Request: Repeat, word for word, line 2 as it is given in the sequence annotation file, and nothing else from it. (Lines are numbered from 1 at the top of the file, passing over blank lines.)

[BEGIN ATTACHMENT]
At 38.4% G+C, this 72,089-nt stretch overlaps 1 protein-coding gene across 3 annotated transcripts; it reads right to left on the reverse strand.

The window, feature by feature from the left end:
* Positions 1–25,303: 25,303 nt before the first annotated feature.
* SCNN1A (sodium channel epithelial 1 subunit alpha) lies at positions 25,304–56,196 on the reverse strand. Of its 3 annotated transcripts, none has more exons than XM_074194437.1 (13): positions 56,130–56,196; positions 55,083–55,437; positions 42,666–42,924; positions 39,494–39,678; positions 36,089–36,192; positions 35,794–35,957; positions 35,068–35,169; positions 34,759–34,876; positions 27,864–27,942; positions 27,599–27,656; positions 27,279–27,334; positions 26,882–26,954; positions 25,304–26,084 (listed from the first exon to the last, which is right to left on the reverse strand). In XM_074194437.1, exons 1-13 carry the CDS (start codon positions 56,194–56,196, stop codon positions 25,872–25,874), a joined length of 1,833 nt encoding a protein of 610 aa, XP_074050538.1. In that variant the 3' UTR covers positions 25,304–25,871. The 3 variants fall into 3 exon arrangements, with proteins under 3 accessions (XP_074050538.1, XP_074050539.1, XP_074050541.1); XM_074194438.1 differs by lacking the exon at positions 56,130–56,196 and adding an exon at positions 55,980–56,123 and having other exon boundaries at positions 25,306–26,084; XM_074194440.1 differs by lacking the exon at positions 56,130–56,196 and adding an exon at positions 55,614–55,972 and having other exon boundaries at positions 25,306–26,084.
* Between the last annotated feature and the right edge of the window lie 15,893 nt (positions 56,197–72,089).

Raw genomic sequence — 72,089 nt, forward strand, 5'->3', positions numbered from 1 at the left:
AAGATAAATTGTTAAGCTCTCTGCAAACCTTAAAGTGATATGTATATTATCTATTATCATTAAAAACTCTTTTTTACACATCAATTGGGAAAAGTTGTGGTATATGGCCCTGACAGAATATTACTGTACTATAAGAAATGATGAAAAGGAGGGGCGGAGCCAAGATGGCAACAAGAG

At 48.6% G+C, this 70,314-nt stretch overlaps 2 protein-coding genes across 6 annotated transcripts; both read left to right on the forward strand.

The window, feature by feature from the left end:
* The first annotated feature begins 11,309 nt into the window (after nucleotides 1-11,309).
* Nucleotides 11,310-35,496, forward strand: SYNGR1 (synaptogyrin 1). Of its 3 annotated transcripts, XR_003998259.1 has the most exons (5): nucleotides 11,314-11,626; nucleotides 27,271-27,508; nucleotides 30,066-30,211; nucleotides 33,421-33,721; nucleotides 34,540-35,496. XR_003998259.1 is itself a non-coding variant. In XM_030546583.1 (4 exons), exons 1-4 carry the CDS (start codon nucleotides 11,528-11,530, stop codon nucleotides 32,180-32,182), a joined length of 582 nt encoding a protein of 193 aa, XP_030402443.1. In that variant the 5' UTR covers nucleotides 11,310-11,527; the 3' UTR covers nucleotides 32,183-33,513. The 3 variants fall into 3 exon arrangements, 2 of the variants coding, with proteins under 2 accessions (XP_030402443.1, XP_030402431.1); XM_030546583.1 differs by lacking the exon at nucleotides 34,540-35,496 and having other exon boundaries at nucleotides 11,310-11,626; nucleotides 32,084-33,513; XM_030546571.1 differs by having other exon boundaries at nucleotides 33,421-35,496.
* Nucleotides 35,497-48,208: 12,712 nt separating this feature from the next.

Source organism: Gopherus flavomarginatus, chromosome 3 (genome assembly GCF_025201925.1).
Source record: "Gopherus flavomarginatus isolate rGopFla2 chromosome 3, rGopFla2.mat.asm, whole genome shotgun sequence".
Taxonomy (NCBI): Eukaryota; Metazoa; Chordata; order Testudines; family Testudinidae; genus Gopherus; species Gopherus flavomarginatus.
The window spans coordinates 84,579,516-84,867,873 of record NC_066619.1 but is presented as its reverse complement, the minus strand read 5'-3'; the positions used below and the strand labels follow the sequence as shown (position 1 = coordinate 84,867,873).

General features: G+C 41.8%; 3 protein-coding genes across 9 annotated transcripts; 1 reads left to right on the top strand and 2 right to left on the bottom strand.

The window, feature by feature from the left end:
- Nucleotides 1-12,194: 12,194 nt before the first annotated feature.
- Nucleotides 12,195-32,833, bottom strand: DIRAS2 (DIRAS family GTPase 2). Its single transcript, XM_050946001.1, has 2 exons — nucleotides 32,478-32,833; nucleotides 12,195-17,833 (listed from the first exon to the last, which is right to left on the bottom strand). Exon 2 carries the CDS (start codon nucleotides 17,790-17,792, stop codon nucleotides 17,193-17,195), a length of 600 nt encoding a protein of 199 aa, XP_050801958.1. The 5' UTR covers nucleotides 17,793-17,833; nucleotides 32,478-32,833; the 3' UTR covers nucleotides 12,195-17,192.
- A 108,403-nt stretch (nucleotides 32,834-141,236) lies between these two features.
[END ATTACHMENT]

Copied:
The window, feature by feature from the left end: